When I first moved to Seattle, it was July. I stayed with a friend on the Peninsula for two months, commuting by boat to downtown Seattle beneath glorious clear skies. The weather stayed like that through the fall – never too hot, never too cold, and so little rain that I wondered how the city had earned its reputation.
I mentioned this at my office Christmas party in early December, and my coworker replied, wait until February.
I laughed, and he laughed.
By February, I was suicidal.
People in New York City in August like to says this whenever someone complains about the heat: It’s not the heat, it’s the humidity. I never said that, because in the first place, everyone says that so there’s really no point in repeating it, and in the second place, it’s both.
And so it is in Seattle in February: It’s not the rain, or the darkness, it’s both.
Every year, by the time February rolls around, I am ready to kill someone, and anyone will do.
It’s the little bright spots that see me through. When the sun comes out, even briefly, everyone who possibly can go outside, does. They beam with delight, they are happy to see you, and the streets are full of people either walking around puddles or splashing through them, and saying, isn’t it great? The sun came out!
It happens just often enough to keep me out of jail, but not enough to keep me from being a little too grumpy, a little too often.
I bake a lot this time of year. It’s what I do when I’m trapped indoors and in need of a little pick-me-up.
After my successful effort with English Muffin Bread, I thought it would be cool to make actual English muffins, so I started researching recipes and, in the way of the internet, discovered there was such a thing as Fruity Pebble Cookies. I have no idea how I got from English muffins to Fruity Pebbles, although technically, they’re both breakfast foods, so presumably that’s the connection.
My mother would beg to differ, of course. She bought me a box of sugary cereal exactly once – it was a box of Trix, and I had the flu and could barely taste them, but savored every sugary morsel like the manna from heaven it was.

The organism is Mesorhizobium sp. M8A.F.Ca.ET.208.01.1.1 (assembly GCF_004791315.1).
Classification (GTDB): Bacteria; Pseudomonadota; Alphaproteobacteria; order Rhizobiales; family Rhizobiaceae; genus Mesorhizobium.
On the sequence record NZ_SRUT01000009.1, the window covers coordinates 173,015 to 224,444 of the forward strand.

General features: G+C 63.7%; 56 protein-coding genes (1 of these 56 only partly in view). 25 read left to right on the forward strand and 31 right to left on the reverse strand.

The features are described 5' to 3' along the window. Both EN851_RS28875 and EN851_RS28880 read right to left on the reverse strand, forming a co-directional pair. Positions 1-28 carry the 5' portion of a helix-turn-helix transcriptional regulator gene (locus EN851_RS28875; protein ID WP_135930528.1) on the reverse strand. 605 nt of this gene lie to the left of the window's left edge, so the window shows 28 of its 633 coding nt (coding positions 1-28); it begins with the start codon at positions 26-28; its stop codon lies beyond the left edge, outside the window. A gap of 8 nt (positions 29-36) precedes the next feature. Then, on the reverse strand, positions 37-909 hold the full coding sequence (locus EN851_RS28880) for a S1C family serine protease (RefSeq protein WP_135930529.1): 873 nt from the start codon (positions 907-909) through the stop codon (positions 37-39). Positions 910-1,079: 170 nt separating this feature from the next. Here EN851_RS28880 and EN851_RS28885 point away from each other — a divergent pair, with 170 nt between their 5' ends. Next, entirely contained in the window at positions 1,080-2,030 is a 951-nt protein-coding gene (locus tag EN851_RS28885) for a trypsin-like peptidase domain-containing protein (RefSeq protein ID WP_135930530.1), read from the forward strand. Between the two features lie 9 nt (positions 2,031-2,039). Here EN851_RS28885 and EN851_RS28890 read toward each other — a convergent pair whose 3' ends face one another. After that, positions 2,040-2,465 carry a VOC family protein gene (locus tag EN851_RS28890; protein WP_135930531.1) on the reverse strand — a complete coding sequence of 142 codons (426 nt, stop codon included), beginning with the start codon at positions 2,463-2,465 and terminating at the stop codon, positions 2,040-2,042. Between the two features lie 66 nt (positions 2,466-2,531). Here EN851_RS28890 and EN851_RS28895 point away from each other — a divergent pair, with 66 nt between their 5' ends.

My house now is full of rebellious sugary cereal, yet I had no idea I could bake with it. Cookies, no less: Little color-flecked pick-me-ups for grim, grey days. They’re not an indulgence, they’re a necessity.
You want to try these cookies. It’s okay if you don’t live in Seattle, or it isn’t raining where you are. I won’t tell.
Even the instructions of this recipe will make your inner child happy: They actually tell you to put a tablespoon of sugar onto two cups of Fruity Pebbles.
I will venture there aren’t many times in life when a college-educated, gainfully employed person will tell you to do this. Savor the moment, along with all that sugar.
The recipe is from Christina Tosi’s Momofuku Milk Bar cookbook, which moves sugary breakfast cereal to its rightful place on the menu – dessert (another recipe included in the book is Cereal Milk Ice Cream and yes, it’s on my to-do list for warmer weather). Originally, the recipe also included mini-marshmallows, and I bought a bag of them, but then balked at the last minute. If you want to include them, add 1 and 1/4 cups right after you blend in the Fruity Pebble crunch.
The cookies were fun to make and smelled outrageously good as they baked. It’s a ton of sugar, but interestingly, even though the cookies are incredibly sweet, it is not in that obnoxious way – the sweetness seems to be tempered a bit, possibly by the additional of milk powder to the cereal.
The cookies spread a lot when baking, so you really do want to space them out well on the cookie sheets. You also really do want to let them cool on the cookie sheets for five minutes – they are incredibly fragile right after being taken out of the oven.
The Child liked these right after they cooled off enough to taste. The next day, I sent some in her lunch, and she proclaimed they were now Too Hard to Eat with Braces. I didn’t find them hard, but then I don’t have braces.
I put them in the cookie jar, where they kept nicely for a week, but did seem to disappear a little faster than I was eating them.
- 2½ cups of fruity pebbles
- ¼ cup of milk powder
- 1 tbsp of sugar
- ¼ tsp of kosher salt
- 6 tbsp unsalted butter, melted
- 16 tbsp (2 sticks) unsalted butter, at room temperature
- 1¼ granulated sugar
- ⅔ cup light brown sugar
- 1 large egg
- ½ tsp pure vanilla extract
- 1½ cups flour
- ½ tsp baking powder
- ¼ tsp baking soda
- 1¼ tsp kosher salt
- 3 cups fruity pebble crunch
- Preheat oven to 275˚F.
- Pour the fruity pebbles in a medium bowl. Add the milk powder, sugar and salt and toss to mix. Add the butter and toss well to coat. Some small clusters may form and that's fine.
- Spread the cereal on a parchment lined baking sheet and bake for 20 minutes, until toasted.
- Cool completely.
- Line a baking sheet which with parchment paper. Combine butter and sugars in the bowl of a stand mixer fitted with the paddle attachment and cream together on medium-high for 3 minutes. Scrape down the sides of the bowl, add the egg and vanilla, and beat on high for 7-8 minutes.
- Reduce mixer speed to low and add flour, baking powder, baking soda, and salt. Mix just until the dough comes together, no longer than one minute. Do not overmix.
- Still on low speed, mix in the fruity pebble crunch just until incorporated.
- Scoop out the dough in rounded tablespoons onto the prepared pan. Wrap entire sheet in plastic wrap and refrigerate for at least one hour and up to one week.
- Preheat oven to 350˚F.
- Arrange the chilled dough at least 4 inches apart on a parchment-lined sheet pan. Bake for 10-13 minutes, until golden.
- Cool the cookies for five minutes on the sheet pans, then transfer to wire racks to finish cooling. (You can also just cool them completely on the pan - just don't move them too fast, or they'll break.)